BPA exposure causes sexual dysfunction in men
Study of factory workers in China is extreme example of exposure, researchers warn, but it is the first to look specifically at the effect of BPA on humans.
Wed, Nov 11 2009 at 4:36 PM
It’s been linked to breast cancer in women and brain damage in children, and a new study suggests that the chemical bisphenol-A, or BPA, may cause sexual dysfunction in men as well.
A five-year study that followed 634 factory workers in China found that those working in BPA manufacturing facilities had four times the risk of erectile dysfunction and seven times the risk of ejaculation difficulty as those in a control group where no BPA was present.
BPA is an endocrine disrupter that can mimic human hormones. It’s found in a variety of plastic products including baby bottles, plastic containers, dental sealants and the lining of cans used for food and beverages.
Previous studies have found that BPA interferes with male sexual function in mice and rats, but this was the first study to look specifically at the effect on humans.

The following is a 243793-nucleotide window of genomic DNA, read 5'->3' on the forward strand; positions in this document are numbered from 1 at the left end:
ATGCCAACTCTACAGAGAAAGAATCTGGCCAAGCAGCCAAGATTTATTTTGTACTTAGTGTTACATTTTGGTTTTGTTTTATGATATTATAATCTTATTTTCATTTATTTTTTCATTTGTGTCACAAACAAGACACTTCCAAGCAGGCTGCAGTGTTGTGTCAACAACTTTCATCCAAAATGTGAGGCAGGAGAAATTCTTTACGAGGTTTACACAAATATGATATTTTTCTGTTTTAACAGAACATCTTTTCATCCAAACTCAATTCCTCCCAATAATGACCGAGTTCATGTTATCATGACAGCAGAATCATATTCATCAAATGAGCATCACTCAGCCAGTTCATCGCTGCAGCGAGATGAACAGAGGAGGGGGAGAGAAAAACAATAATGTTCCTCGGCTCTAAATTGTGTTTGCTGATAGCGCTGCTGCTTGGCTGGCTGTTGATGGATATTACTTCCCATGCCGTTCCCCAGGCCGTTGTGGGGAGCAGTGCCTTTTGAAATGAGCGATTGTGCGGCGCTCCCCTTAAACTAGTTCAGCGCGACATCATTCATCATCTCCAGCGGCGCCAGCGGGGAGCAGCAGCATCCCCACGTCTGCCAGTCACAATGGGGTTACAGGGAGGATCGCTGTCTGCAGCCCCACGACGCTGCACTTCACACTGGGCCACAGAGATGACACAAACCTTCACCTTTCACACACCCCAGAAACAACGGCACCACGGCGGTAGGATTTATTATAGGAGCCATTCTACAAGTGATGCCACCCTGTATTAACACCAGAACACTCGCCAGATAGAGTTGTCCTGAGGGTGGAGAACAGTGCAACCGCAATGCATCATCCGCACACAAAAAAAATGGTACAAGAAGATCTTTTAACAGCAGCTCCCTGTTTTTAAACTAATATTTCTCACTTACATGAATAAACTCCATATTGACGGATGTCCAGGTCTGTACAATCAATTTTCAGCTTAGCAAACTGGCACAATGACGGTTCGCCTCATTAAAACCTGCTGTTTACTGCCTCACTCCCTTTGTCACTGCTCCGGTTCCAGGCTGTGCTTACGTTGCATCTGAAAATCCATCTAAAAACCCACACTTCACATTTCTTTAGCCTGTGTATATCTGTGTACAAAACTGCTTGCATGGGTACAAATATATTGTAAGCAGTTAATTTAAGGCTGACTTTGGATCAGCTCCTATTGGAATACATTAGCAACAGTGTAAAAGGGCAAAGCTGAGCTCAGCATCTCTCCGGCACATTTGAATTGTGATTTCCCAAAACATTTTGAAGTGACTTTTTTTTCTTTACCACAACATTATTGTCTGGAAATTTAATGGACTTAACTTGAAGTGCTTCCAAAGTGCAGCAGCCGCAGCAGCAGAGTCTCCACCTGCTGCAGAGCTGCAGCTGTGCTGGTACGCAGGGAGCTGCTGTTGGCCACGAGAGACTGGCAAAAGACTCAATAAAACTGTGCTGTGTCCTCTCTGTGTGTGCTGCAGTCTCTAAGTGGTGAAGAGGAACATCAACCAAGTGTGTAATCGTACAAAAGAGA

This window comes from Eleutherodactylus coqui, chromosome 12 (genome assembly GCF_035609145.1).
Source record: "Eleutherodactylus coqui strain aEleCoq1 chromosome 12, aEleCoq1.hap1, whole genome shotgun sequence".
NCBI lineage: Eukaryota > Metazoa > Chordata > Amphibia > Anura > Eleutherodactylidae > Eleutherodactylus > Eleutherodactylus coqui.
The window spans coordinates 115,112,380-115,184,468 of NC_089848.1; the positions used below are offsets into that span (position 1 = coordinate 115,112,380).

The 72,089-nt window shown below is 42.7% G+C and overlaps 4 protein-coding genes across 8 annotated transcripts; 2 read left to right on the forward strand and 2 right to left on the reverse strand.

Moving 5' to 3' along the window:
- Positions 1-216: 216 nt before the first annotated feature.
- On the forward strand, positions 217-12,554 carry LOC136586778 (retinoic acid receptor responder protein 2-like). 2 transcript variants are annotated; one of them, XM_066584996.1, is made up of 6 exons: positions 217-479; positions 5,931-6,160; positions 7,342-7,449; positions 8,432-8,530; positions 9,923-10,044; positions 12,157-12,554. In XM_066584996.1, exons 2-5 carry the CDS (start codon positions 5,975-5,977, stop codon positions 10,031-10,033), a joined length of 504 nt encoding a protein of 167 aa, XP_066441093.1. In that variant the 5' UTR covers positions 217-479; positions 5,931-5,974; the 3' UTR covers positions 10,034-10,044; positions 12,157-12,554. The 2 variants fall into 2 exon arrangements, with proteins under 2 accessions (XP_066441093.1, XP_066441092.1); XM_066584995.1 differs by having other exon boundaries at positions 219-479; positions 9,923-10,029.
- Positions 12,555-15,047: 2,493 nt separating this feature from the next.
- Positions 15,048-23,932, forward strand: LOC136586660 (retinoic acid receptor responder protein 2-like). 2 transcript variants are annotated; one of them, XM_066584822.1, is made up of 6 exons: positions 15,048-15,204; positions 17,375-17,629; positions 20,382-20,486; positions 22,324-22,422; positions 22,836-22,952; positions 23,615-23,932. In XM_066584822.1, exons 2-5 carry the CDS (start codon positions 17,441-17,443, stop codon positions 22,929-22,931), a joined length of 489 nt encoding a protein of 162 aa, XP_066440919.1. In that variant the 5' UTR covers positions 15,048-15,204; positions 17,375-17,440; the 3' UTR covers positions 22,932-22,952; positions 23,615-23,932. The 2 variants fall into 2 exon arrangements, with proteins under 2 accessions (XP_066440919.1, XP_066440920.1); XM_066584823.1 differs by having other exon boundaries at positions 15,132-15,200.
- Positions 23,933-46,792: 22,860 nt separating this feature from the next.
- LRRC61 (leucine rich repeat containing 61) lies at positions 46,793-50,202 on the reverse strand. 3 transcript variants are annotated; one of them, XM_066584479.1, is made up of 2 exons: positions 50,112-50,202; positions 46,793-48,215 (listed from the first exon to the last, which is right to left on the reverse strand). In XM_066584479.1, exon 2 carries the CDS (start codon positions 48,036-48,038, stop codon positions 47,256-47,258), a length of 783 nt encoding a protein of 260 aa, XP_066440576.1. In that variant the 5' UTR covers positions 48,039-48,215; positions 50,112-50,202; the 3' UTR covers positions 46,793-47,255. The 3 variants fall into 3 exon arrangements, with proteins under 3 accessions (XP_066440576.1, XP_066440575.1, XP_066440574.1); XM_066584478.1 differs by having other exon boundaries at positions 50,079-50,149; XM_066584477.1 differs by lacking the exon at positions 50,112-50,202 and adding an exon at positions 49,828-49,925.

The study, done by Kaiser Permanente and funded by the U.S. National Institute of Occupational Safety and Health, adds to a chorus of concerns about the safety of the chemical.
Dr. De-Kun Li, a reproductive and perinatal epidemiologist at Kaiser Permanente's Division of Research, stresses that the factory workers are exposed to 50 times more BPA than the average American male is likely to face.
"Because the BPA levels in this study were very high, more research needs to be done to see how low a level of BPA exposure may have effects on our reproductive system."
Sexual dysfunction may just be the tip of the iceberg in terms of long-term health effects of BPA exposure, says Dr. Li. Other disease endpoints like cancer or metabolic diseases are more difficult to study.
"This study raises the question: Is there a safe level for BPA exposure, and what is that level? More studies like this, which examine the effect of BPA on humans, are critically needed to help establish prevention strategies and regulatory policies."
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